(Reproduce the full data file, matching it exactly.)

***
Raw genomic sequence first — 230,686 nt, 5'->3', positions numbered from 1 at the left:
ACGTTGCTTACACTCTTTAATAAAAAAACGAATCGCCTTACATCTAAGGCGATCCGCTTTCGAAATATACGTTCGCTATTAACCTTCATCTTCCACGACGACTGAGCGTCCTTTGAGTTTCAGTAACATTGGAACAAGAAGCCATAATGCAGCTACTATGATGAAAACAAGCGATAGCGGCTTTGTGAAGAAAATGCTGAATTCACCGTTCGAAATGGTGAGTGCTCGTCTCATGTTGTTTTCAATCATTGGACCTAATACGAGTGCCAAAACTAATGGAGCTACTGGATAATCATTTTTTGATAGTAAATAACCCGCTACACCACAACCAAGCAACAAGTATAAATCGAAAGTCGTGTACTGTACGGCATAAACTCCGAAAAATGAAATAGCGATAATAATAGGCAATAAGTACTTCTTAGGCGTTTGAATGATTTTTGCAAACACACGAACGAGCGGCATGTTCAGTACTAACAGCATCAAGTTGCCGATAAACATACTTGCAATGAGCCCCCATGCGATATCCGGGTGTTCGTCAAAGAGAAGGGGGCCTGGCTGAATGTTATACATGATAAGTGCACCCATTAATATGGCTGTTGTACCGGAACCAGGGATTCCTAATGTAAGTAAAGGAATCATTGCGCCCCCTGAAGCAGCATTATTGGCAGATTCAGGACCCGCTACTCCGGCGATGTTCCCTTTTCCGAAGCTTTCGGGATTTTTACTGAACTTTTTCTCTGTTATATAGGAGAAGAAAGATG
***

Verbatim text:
Raw genomic sequence first — 230,686 nt, 5'->3', positions numbered from 1 at the left:
ACGTTGCTTACACTCTTTAATAAAAAAACGAATCGCCTTACATCTAAGGCGATCCGCTTTCGAAATATACGTTCGCTATTAACCTTCATCTTCCACGACGACTGAGCGTCCTTTGAGTTTCAGTAACATTGGAACAAGAAGCCATAATGCAGCTACTATGATGAAAACAAGCGATAGCGGCTTTGTGAAGAAAATGCTGAATTCACCGTTCGAAATGGTGAGTGCTCGTCTCATGTTGTTTTCAATCATTGGACCTAATACGAGTGCCAAAACTAATGGAGCTACTGGATAATCATTTTTTGATAGTAAATAACCCGCTACACCACAACCAAGCAACAAGTATAAATCGAAAGTCGTGTACTGTACGGCATAAACTCCGAAAAATGAAATAGCGATAATAATAGGCAATAAGTACTTCTTAGGCGTTTGAATGATTTTTGCAAACACACGAACGAGCGGCATGTTCAGTACTAACAGCATCAAGTTGCCGATAAACATACTTGCAATGAGCCCCCATGCGATATCCGGGTGTTCGTCAAAGAGAAGGGGGCCTGGCTGAATGTTATACATGATAAGTGCACCCATTAATATGGCTGTTGTACCGGAACCAGGGATTCCTAATGTAAGTAAAGGAATCATTGCGCCCCCTGAAGCAGCATTATTGGCAGATTCAGGACCCGCTACTCCGGCGATGTTCCCTTTTCCGAAGCTTTCGGGATTTTTACTGAACTTTTTCTCTGTTATATAGGAGAAGAAAGATG